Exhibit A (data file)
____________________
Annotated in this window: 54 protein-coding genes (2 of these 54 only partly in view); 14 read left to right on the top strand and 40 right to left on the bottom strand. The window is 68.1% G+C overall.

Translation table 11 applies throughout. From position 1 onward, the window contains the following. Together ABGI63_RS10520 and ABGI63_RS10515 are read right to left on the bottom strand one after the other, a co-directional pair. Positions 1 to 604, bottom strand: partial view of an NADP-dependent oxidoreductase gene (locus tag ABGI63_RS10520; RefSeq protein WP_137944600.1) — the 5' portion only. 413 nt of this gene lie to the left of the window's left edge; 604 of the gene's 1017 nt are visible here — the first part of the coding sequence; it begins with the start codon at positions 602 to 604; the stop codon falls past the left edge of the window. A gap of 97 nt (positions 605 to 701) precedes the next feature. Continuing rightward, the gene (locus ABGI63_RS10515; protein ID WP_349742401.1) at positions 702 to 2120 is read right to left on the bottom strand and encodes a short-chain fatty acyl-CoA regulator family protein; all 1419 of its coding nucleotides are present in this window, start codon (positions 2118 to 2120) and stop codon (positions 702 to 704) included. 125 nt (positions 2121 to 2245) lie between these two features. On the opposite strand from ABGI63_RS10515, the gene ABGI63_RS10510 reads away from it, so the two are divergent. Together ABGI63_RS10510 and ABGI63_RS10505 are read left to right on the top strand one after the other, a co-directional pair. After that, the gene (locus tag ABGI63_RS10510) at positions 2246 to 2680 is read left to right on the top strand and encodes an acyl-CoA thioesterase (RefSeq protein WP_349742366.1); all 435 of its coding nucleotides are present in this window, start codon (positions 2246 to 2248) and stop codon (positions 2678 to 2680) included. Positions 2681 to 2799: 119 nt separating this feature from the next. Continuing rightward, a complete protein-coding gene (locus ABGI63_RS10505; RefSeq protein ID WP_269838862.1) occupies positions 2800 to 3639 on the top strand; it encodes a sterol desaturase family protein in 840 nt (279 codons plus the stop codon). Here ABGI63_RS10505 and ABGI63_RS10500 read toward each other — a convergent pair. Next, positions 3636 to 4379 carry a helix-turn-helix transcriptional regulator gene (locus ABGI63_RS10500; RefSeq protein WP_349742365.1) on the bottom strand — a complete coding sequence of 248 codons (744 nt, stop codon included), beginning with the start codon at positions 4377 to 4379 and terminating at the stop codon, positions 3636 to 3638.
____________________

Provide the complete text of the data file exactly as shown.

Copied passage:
Annotated in this window: 54 protein-coding genes (2 of these 54 only partly in view); 14 read left to right on the top strand and 40 right to left on the bottom strand. The window is 68.1% G+C overall.

Translation table 11 applies throughout. From position 1 onward, the window contains the following. Together ABGI63_RS10520 and ABGI63_RS10515 are read right to left on the bottom strand one after the other, a co-directional pair. Positions 1 to 604, bottom strand: partial view of an NADP-dependent oxidoreductase gene (locus tag ABGI63_RS10520; RefSeq protein WP_137944600.1) — the 5' portion only. 413 nt of this gene lie to the left of the window's left edge; 604 of the gene's 1017 nt are visible here — the first part of the coding sequence; it begins with the start codon at positions 602 to 604; the stop codon falls past the left edge of the window. A gap of 97 nt (positions 605 to 701) precedes the next feature. Continuing rightward, the gene (locus ABGI63_RS10515; protein ID WP_349742401.1) at positions 702 to 2120 is read right to left on the bottom strand and encodes a short-chain fatty acyl-CoA regulator family protein; all 1419 of its coding nucleotides are present in this window, start codon (positions 2118 to 2120) and stop codon (positions 702 to 704) included. 125 nt (positions 2121 to 2245) lie between these two features. On the opposite strand from ABGI63_RS10515, the gene ABGI63_RS10510 reads away from it, so the two are divergent. Together ABGI63_RS10510 and ABGI63_RS10505 are read left to right on the top strand one after the other, a co-directional pair. After that, the gene (locus tag ABGI63_RS10510) at positions 2246 to 2680 is read left to right on the top strand and encodes an acyl-CoA thioesterase (RefSeq protein WP_349742366.1); all 435 of its coding nucleotides are present in this window, start codon (positions 2246 to 2248) and stop codon (positions 2678 to 2680) included. Positions 2681 to 2799: 119 nt separating this feature from the next. Continuing rightward, a complete protein-coding gene (locus ABGI63_RS10505; RefSeq protein ID WP_269838862.1) occupies positions 2800 to 3639 on the top strand; it encodes a sterol desaturase family protein in 840 nt (279 codons plus the stop codon). Here ABGI63_RS10505 and ABGI63_RS10500 read toward each other — a convergent pair. Next, positions 3636 to 4379 carry a helix-turn-helix transcriptional regulator gene (locus ABGI63_RS10500; RefSeq protein WP_349742365.1) on the bottom strand — a complete coding sequence of 248 codons (744 nt, stop codon included), beginning with the start codon at positions 4377 to 4379 and terminating at the stop codon, positions 3636 to 3638.